Category: Figurative

Kathleen Shaver

Artist Q&A with Kathleen Shaver

Kathleen Shaver is an abstract painter who studied at Moore College of Art & Design and the Pennsylvania Academy of the Fine Arts (PAFA) with teachers and mentors including Bill Richards, Chuck Fahlen, and Thomas Chimes. Her work has been included in a major survey of contemporary Philadelphia artists at the Philadelphia Museum of Art and in exhibits at PAFA, Woodmere Art Museum, the James A. Michener Art Museum, The State Museum of Pennsylvania, the Attleboro Arts Museum and Moore. In addition to the Rodger LaPelle Galleries and 3rd Street Gallery in Philadelphia, Shaver has exhibited in galleries located in Delaware, Maryland, New York, New Jersey, Washington D.C. and Texas. Her work is included in both private and corporate collections.

“Just Human”, oil on canvas, 56 x 48 in | 142 x 122 cm, 2021

Who is your favorite artist of all time?

That’s a tough question because time is speeding along and nothing remains the same. I remember seeing paintings by Goya and Velasquez in a book as a kid. I grew up loving the magic of Walt Disney movies. As an art student, Jasper Johns had a huge impact on me as did Eva Hesse, Robert Rauschenberg, George Segal, Marisol, Jim Dine, Joseph Cornell, and Lucas Samaras. The first time I saw works of Van Gogh in the flesh I was blown away by the physical presence of his paint. Today, I’d walk a mile to see work by Angel Ortiz, Rachel Jones, Rita Ackermann, or Daniel Crews Chubb.  I feel that Willem de Kooning is in my bones so he must be my favorite.

How did you become a professional artist?

By overcoming a deep conflict. I started out in art college after high school. After figuring out I did not want to study … Click here to read more

Joyce Pommer

Artist Q&A with Joyce Pommer

Joyce’s paintings evolve out of her subconscious in a free flowing intuitive process. They do not start with a preconceived idea or plan; the art is her reflection.  The work she creates makes people feel good, and instills positive emotions and harmony. The work frees the mind and spirit. Inspired by the early Abstract Expressionists, the artist seeks the emotion and spirit of the painting by way of the unconscious and spiritual.

“Adventurers”, mixed media on canvas, 15 x 15 in | 38 x 38 cm 2021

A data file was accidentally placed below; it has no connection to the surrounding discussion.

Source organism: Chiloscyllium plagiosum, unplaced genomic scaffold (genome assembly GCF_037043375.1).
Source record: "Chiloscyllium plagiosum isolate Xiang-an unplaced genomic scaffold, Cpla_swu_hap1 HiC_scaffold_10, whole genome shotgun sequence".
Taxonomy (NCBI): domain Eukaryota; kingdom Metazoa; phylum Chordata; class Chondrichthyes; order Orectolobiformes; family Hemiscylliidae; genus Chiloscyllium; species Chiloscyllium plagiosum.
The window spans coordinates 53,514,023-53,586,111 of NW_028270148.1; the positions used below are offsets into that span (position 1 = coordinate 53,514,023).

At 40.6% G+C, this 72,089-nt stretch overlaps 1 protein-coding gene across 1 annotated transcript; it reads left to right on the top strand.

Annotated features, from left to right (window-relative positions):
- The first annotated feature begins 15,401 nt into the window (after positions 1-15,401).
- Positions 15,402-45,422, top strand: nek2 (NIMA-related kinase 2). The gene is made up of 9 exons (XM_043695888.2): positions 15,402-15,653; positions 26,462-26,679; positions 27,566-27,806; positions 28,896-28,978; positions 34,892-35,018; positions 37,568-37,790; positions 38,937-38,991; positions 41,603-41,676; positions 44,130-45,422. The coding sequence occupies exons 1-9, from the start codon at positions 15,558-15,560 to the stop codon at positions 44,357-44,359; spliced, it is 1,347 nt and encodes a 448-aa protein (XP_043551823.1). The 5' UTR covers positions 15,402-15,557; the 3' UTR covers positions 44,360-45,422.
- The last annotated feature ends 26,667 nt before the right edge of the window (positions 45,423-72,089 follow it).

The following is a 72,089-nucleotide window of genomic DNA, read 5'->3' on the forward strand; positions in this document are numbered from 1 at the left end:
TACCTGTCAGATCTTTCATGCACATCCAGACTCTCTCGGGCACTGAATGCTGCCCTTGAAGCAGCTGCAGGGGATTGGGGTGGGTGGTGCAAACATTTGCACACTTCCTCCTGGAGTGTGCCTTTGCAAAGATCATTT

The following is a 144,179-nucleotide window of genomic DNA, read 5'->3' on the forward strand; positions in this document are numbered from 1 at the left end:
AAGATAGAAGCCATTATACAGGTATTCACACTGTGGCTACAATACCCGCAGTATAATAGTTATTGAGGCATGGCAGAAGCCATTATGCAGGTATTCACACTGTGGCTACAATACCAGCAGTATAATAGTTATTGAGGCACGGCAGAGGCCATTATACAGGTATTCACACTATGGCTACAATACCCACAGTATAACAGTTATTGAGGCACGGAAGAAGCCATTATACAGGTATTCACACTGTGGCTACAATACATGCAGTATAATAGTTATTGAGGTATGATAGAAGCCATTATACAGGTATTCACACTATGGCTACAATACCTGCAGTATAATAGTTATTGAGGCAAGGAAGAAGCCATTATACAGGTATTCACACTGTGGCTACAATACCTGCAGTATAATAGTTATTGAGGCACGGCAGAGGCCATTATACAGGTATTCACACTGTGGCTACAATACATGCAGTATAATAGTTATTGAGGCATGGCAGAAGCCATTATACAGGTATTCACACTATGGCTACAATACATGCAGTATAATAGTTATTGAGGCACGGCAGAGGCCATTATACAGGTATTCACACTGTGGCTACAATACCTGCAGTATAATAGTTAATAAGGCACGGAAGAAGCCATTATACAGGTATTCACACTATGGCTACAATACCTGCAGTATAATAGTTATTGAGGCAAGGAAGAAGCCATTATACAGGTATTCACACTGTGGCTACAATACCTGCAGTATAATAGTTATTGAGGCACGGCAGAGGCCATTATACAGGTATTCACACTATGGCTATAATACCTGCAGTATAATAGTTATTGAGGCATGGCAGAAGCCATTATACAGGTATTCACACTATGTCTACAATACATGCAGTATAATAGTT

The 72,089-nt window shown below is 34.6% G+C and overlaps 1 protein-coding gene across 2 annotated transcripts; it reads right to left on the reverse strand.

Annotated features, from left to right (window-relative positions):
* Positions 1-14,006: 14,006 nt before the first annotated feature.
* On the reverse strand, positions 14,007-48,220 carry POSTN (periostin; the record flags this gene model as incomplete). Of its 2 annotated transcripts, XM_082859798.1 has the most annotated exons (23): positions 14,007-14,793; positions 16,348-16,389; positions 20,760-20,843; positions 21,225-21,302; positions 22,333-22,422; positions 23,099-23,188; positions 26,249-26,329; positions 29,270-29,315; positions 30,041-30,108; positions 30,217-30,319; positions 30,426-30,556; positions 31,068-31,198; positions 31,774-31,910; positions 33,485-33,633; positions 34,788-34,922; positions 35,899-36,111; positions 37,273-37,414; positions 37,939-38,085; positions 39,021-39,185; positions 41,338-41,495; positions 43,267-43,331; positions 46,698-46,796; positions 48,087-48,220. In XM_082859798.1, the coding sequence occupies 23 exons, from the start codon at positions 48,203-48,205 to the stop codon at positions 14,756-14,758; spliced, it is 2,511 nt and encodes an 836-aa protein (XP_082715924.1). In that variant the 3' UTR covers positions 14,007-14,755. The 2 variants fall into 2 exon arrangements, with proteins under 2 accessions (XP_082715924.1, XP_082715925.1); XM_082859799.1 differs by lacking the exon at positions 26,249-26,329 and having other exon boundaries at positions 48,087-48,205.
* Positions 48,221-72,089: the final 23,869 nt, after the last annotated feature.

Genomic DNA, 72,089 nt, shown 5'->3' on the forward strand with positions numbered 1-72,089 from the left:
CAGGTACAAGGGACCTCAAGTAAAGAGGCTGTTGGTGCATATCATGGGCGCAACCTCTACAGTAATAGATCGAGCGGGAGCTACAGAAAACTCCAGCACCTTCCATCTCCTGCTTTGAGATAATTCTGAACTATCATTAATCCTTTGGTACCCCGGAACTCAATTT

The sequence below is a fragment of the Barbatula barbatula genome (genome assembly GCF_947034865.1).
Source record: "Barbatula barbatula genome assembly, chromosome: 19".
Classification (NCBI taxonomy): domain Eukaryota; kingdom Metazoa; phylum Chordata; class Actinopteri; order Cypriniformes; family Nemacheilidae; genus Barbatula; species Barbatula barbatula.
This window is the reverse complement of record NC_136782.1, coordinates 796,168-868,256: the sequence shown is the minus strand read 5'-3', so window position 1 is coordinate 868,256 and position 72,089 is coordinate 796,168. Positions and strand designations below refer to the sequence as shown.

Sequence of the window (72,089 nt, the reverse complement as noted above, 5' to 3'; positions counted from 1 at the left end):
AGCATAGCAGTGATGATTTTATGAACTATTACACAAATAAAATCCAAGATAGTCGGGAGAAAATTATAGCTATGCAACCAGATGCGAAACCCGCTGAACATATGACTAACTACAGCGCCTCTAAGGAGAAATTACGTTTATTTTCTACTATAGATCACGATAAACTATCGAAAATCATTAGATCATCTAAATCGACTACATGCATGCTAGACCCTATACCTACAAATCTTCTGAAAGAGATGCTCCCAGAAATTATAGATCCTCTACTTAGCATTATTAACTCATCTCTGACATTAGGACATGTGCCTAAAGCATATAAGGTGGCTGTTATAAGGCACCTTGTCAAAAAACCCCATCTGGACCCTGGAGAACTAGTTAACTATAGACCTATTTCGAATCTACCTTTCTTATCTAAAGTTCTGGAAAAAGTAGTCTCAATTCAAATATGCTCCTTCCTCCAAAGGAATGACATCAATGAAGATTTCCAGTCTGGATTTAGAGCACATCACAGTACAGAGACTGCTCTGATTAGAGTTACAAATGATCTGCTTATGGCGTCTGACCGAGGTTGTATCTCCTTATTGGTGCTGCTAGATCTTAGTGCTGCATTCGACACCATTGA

Who is your favorite artist of all time?

Giorgio Morandi. His transformation of simple objects into beautiful imagery are affecting. The contrast of strong to fragile, and still life to abstract, have always spoken to me from the time I discovered his work. Serene and quiet with subtle use of color, his play on positive & negative space are powerful.

How did you become a professional artist?

I attended art school in San Francisco and Boston, but when I moved to NYC I concentrated on having a studio and persisted in exhibiting my work wherever I could. Although I had another job (as a nurse) for many years, I had the flexibility and financial support to continue on this journey, always maintaining a studio and becoming more selective with exhibitions, and eventually becoming a full time artist.

What are the influences and inspirations in your work?

My inspiration is in the process and use of diverse materials. I am always in search of different textures and how I can put them all together to make the connections coexist especially when alien to one another. My work has a spontaneous and intuitive start, but I always love the element of surprise that happens when working. There are many references … Click here to read more

Sweet Song of Harlem

By Carley Townsend and Beatrice Antonie Martino

Finnish photographer Jaakko Heikkilä doesn’t travel – he stays. Sometimes, he lingers long enough that you’ll fall asleep to the low hypnotic hum of the camera. At least, that’s what happened when Heikkilä photographed Jill, normally lively and hyperactive, suddenly still, quiet, untroubled. With a panoramic camera in hand, each shot takes a full minute, if not more, to develop, imposing a necessary stillness on each moment – a collection of fleeting eternities. Coaxed by a rhythmic repetition of “Lie down” – Click – “Rest your eyes” – buzz – “be still”– silence, Jill turns posing into repose. Heikkilä elicits a sense of magic as focus dances from detail to detail. Time stops, and the stillness deepens the relationship between viewer and subject. 

Jill in Her Living Room, 2003

I have been sitting a lot in kitchens with people, when nothing happens. Total silence. I like to meet people in that silence. It is more intensive, more intimate. I can come closer when nothing else is happening around. That sense of silence, that sense of slowness, it is the same as the photograph. The panoramic lens is rolling like that, silent, slowly. One image taking one minute.

We live in a world where everything is always moving, moving, moving. Everyone is racing to be better than the next. In a society where life is all about motion and distraction, silence and emptiness are revolutionary, radical acts. What does it mean to simply be

Heikkilä has mastered the act of radical stillness, connecting to the inherent beauty, integrity, and inner magic of the other – sitting opposite his camera lens. The subjects of Heikkilä’s photographs live whole and multifaceted lives with or without us – we are simply invited to linger … Click here to read more